I didn't find polyamory. Polyamory found me. Quite accidentally, I ended up in a relationship with a man who identified as non-monogamous and I discovered that my feelings were aligned with this way of loving. It was a roller coaster - exploring long-held beliefs, breaking down societal constructs, and attempting to keep the peace with a metamour who, from day one, seemed hell bent on pinning me against our mutual partner. With random messages asking if I wanted to join them for surprise sexy time to blatant lies spread about me when she felt threatened by our partner’s blossoming relationship with me, the red flags were there from the beginning. Being new to polyamory, I didn’t fully realize that this wasn’t normal metamour behavior. In fact, it was quite the opposite.

This learning experience was such an outlier from “good” poly that it set a chain of events in motion that ultimately led to the end of my metamour’s relationship with our partner. While this isn’t what I wished for them, it did pique my interest about what it means to be a metamour and, most importantly, what it means to be a good metamour. I asked friends who have great metamour relationships, I did some self-reflecting, and talked to people who had metamours who didn’t quite get along. The consensus? There are a few key ways that a metamour can be not just good, but great.

Collaborate, Don't Compete

Ditch the mentality that if your partner gives love or attention to one person it detracts from what they have available for you. A sense of scarcity is what drives competition, but when you embrace the idea that there is more than enough love to go around, you can shift into a position of collaboration. Instead of trying to outdo each other on birthday surprises for your mutual partner, put your heads together and come up with something that involves everyone. It’s important to remember that when you’re attempting a collaboration of any kind with metamours, personal boundaries should be taken into consideration. No one should feel obligated to participate in something that makes them uncomfortable. The key here is that trying to be better is not synonymous with trying to be the best. Let’s just take competition out of the picture, OK?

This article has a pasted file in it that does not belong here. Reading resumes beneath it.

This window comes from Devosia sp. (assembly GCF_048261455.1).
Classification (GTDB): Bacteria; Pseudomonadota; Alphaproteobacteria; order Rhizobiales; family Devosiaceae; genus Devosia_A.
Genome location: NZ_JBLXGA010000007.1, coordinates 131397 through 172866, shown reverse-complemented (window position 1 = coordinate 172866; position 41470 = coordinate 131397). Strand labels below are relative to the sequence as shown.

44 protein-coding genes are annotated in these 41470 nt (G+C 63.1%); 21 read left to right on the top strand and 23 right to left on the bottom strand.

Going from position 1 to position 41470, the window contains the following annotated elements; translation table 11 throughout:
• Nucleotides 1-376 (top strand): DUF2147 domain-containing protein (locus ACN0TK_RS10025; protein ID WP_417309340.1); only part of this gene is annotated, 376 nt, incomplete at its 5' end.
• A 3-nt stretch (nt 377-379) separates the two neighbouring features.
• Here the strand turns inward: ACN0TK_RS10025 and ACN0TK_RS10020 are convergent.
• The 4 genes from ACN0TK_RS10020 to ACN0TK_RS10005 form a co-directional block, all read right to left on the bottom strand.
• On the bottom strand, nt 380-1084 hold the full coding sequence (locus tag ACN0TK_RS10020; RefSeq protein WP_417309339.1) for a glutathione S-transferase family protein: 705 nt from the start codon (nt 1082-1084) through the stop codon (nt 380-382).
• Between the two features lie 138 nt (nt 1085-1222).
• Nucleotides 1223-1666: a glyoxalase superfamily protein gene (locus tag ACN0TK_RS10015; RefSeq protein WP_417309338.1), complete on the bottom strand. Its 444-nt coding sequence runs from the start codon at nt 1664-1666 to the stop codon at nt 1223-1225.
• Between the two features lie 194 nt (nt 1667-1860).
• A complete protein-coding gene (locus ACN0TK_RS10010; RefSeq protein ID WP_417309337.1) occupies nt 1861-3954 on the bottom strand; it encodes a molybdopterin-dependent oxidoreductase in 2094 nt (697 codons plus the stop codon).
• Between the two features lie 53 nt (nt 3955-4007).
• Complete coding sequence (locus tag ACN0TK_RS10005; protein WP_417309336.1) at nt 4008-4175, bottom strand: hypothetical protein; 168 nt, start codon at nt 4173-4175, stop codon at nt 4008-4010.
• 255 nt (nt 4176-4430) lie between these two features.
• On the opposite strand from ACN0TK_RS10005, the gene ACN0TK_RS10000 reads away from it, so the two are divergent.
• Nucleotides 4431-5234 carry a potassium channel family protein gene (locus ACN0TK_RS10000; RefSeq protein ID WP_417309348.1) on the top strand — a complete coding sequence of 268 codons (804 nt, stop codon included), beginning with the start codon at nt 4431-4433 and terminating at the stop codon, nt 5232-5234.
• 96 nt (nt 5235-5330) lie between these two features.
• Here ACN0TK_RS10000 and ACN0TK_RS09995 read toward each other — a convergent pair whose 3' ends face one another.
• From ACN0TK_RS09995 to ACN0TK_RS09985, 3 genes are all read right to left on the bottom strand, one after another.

Practice Ruthless Compersion

When it comes to being a great metamour, practicing compersion (feeling happy when someone you care about is happy) is one of the best gifts you can give to yourself and all the members of your polycule. This is a lovely emotion, but can be particularly challenging when it comes to polyamory. Remembering that happiness is a positive sum emotion (meaning that someone having more of it can never take any away from you) can help when it feels difficult to practice compersion. When you’re in a relationship with someone who’s other partner isn’t exactly making it easy for you to feel compassionate toward them, try accessing feelings of compersion by remembering that the happiness your partner is experiencing from their other relationship is likely going to spill over into yours. Fake it ‘til you make it with this one. Being a good metamour doesn’t mean pretending to be happy when you’re not, but the more you allow yourself to feel compersion, the easier it will get. (Read: When Your Partner Sleeps With Someone Else and It Makes You Happy.)

No Pedestals